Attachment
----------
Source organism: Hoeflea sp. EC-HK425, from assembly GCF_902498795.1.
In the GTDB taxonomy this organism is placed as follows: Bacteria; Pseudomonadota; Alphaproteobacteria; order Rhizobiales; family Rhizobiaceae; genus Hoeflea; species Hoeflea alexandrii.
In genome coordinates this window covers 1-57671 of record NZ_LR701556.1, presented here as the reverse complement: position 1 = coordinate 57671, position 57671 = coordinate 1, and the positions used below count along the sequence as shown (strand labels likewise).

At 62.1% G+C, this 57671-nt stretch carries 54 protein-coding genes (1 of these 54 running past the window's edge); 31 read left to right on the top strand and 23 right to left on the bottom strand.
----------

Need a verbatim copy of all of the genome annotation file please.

Source organism: Hoeflea sp. EC-HK425, from assembly GCF_902498795.1.
In the GTDB taxonomy this organism is placed as follows: Bacteria; Pseudomonadota; Alphaproteobacteria; order Rhizobiales; family Rhizobiaceae; genus Hoeflea; species Hoeflea alexandrii.
In genome coordinates this window covers 1-57671 of record NZ_LR701556.1, presented here as the reverse complement: position 1 = coordinate 57671, position 57671 = coordinate 1, and the positions used below count along the sequence as shown (strand labels likewise).

At 62.1% G+C, this 57671-nt stretch carries 54 protein-coding genes (1 of these 54 running past the window's edge); 31 read left to right on the top strand and 23 right to left on the bottom strand.